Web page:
Gardai still baffled by gangland hit of Good Samaritan
Published 10/09/2011 | 05:00
Last Saturday night Tom McDonagh became the latest victim of a gangland-style 'hit'.
The Traveller died as a burst of automatic gunfire riddled his mobile home at St Margaret's halting site in Ballymun on the northside of Dublin.
The attack bore all the hallmarks of a criminal underworld assassination.
But unlike other similar shootings in the capital and elsewhere in the State, garda investigators are not confident of the identity of his killers or why he was gunned down.
It had been assumed from the nature of the shooting that Mr McDonagh (49) had fallen foul of a criminal gang and probably owed them cash, maybe a drugs debt.
But one week on, gardai admit they have made little progress in solving the mystery.
There are plenty of theories and possible lines of inquiry, linking the incident into previous shootings involving Travellers and connecting it to organised crime gangs operating in Finglas, and the west Dublin area generally.
But officers acknowledge they have no firm evidence to support any of the speculation.
Mr McDonagh had come to the attention of local gardai in the past but only in connection with minor crimes.
He was not a major player on the crime scene and did not show up on the radar of the Garda National Drugs Unit or local squads.
In the area surrounding the site at St Margaret's Road, most residents agreed that Mr McDonagh was a quiet, unassuming man.
Few wished to speak publicly when asked about their feelings on the murder. "It's usually very quiet around here but there are gangs and there's intimidation," one woman said.
"But if you keep your head down, you're all right."
One man who was prepared to speak out was Mr McDonagh's second cousin John McDonagh, from Carton Way, beside the halting site.
"He was well-known in the community, he was a nice bloke and everyone liked him.
"They way they went in and attacked him was very vicious. It was a cruel attack, you wouldn't wish it on anyone," he said.
Mr McDonagh played GAA in his younger years, and was a religious man who often dropped into nearby St Joseph's Church, he added.
His cousin painted a picture of a Good Samaritan. "He helped everyone. He was harmless, a quiet man who kept to himself.
"If you were stuck for a few quid, he'd help you. If you needed something fixed up in your house, he'd come up and fix it for you."
Asked if Mr McDonagh had been involved in drugs, he said: "You wouldn't know. I don't know what it happened over but I wouldn't wish it on anyone."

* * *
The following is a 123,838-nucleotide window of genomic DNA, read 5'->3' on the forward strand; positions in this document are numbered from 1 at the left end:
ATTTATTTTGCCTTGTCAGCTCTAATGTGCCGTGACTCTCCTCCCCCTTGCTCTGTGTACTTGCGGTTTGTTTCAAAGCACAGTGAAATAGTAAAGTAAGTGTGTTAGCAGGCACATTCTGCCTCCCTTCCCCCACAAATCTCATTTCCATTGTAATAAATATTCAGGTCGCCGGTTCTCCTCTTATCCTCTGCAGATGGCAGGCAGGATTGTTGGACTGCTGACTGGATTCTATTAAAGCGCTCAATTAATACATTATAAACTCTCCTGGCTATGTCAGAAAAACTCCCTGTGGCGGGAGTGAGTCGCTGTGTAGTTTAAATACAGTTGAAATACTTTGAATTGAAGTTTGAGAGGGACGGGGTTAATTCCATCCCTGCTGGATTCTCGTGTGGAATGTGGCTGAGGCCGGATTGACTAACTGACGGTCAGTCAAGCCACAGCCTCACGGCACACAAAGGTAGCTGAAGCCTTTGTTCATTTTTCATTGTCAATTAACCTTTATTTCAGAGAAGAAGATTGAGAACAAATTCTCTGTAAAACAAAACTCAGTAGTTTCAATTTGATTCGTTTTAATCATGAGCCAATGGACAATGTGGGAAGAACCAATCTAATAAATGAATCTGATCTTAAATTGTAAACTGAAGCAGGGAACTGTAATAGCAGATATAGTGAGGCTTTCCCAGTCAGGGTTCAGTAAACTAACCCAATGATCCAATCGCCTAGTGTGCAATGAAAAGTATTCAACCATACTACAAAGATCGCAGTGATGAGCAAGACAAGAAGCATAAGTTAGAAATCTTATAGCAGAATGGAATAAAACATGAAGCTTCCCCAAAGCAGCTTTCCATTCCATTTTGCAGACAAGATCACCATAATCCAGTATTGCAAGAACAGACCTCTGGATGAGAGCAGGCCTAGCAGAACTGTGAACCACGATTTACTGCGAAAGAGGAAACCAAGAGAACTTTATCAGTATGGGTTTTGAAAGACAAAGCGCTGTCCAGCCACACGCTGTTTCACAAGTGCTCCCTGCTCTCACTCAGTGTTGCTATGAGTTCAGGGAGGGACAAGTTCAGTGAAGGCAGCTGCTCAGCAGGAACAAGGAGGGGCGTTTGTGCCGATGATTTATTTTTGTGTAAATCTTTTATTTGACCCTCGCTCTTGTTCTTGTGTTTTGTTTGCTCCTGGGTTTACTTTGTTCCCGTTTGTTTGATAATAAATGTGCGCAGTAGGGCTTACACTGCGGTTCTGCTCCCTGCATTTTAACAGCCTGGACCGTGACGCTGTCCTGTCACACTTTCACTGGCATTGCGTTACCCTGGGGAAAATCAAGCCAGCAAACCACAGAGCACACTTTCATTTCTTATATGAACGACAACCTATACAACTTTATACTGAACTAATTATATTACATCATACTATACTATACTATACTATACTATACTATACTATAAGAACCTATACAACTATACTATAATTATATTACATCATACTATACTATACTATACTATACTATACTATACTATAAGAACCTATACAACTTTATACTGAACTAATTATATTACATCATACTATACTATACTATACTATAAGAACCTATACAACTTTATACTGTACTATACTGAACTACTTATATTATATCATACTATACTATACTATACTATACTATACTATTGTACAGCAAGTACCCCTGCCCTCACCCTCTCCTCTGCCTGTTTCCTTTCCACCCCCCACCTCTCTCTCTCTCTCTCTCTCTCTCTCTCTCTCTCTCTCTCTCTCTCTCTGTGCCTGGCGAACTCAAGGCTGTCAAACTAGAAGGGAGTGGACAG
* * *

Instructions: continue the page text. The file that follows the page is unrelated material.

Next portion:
Local gardai say they have built up a good relationship with the community around the halting site.
"This has been an area where we have encountered very few problems in the past and we keep in touch with the people living there," one officer said.
But the events of last Saturday remain puzzling. If Mr McDonagh was living a double life, then it was unknown to his neighbours.
He was alone in his mobile home around 9.50pm last Saturday night when two men pulled into a parking bay alongside in a dark-coloured Nissan Qashqai car.
One of the killers ran up to the front door and opened fire with a semi-automatic pistol. More than a dozen shots were fired into the mobile, hitting Mr McDonagh in the body as he was about to walk to the door.
He slumped to the ground in a pool of blood while the Qashqai sped out of the site and along St Margaret's Road where they abandoned and set the car on fire in the Mayeston Lawn apartment complex.
The gunmen then jumped through bushes, scaled a fence and made their way on to the exit road leading on to the southbound lane of the M50 motorway, where they were collected in another vehicle.
Last night, gardai renewed their appeal to witnesses who might have seen the gunmen either at the mobile home, or setting fire to the car at Mayeston, or being collected beside the M50 at about 10pm.
Detectives continued to trawl through CCTV footage taken from cameras in the area and examine statements from residents yesterday evening as the removal of Mr McDonagh's remains to St Joseph's Church in Ballymun took place.
He was due to be buried early today at Dardistown Cemetery following Mass at St Joseph's.
Among the theories being pursued are a possible link between the incident and an ambush at the River Road in Finglas in July last year when Anthony 'Mole' McDonagh narrowly escaped death after he stopped his white Ford van at what he thought were county council roadworks.
Gardai are also looking back at files on the feuds between Travellers and organised crime gangs that resulted in the murders of brothers, John Paul and Tommy Joyce, who had operated a huge drug-trafficking racket from their base at Grove Lane, Malahide Road in Coolock.
But at the moment there is nothing to suggest a link between the Joyces and Tom McDonagh.
As one experienced garda officer said : "Tommy Joyce and Tom McDonagh were as different as chalk and cheese."